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inprogress

Adequate GRE scores?

5 posts in this topic

Hello, all, 

I took the GRE for the first time last month, and I'm wondering whether it would be worth taking the test again. I'm planning to apply to masters-level programs at TT schools this fall (e.g., HDS, Vandy U and Div., YDS) and my scores were 161 V, 147 Q, and 4.0 W. I totally winged the test, so I'm sure I could get my numbers up a bit with some more preparation, but I just want to know if those scores sound adequate before investing more time on the GRE. I'm coming out of an M.Div. program at a conservative evangelical seminary and my GPA currently is 3.98. 

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9 hours ago, inprogress said:

Hello, all, 

I took the GRE for the first time last month, and I'm wondering whether it would be worth taking the test again. I'm planning to apply to masters-level programs at TT schools this fall (e.g., HDS, Vandy U and Div., YDS) and my scores were 161 V, 147 Q, and 4.0 W. I totally winged the test, so I'm sure I could get my numbers up a bit with some more preparation, but I just want to know if those scores sound adequate before investing more time on the GRE. I'm coming out of an M.Div. program at a conservative evangelical seminary and my GPA currently is 3.98. 

Are you sure those schools even require the GRE for master's programs? I know for a fact that YDS doesn't require them. Now, if you were applying for PhD programs, I would tell you that those scores are not adequate (you would need at least a 5 for writing and probably a higher verbal). For master's programs, the GRE does not matter and is usually not even considered.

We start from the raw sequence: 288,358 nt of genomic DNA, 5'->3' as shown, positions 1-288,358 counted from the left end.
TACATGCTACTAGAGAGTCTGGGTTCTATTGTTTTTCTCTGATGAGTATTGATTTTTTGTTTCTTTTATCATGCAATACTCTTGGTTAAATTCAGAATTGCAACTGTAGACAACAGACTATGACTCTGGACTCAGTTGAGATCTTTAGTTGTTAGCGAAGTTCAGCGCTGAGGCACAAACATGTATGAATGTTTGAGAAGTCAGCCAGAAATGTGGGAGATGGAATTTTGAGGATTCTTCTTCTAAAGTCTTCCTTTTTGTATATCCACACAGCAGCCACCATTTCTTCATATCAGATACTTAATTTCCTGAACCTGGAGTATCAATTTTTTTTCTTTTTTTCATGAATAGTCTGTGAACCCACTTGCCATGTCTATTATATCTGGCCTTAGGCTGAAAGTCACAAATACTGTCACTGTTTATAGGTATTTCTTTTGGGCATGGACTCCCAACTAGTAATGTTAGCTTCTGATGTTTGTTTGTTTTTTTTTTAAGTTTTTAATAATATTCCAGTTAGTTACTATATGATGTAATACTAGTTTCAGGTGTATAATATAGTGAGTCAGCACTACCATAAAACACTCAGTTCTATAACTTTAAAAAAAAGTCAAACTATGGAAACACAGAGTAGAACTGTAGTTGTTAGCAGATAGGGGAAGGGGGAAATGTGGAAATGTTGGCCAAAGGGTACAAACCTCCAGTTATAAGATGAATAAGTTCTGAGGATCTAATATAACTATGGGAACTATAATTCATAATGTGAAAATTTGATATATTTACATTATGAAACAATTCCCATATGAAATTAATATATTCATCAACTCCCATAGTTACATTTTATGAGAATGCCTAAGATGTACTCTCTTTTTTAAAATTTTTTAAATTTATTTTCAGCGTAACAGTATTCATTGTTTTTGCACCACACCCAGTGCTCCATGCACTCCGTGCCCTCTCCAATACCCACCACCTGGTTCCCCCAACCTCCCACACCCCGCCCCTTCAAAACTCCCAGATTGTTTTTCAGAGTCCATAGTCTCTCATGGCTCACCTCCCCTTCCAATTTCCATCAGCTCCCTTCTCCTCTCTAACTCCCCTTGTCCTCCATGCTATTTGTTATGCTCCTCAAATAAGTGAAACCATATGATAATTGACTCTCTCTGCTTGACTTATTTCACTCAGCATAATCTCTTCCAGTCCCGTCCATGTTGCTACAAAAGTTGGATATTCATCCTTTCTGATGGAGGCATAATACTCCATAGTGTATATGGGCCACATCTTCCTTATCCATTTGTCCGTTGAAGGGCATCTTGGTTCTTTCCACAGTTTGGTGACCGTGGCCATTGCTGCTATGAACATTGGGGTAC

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For master's at Div school, Yale, Vanderbilt, Duke, Emory, and Boston U does not require the GRE. However, Notre Dame and Boston College does.

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ND, BC, Chicago, and HDS are, I think, the only big name schools that want GREs for M* applicants.

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The big secret is Master's programs aren't necessarily that hard to get into. Duke, I know, accepts near 50% of those applicants (compared with less than 10% PhD.) Those scores are very sufficient provided your recs, personal statement (and fit with resources), and writing sample are good. Now, getting in somewhere fully funded may require higher scores.

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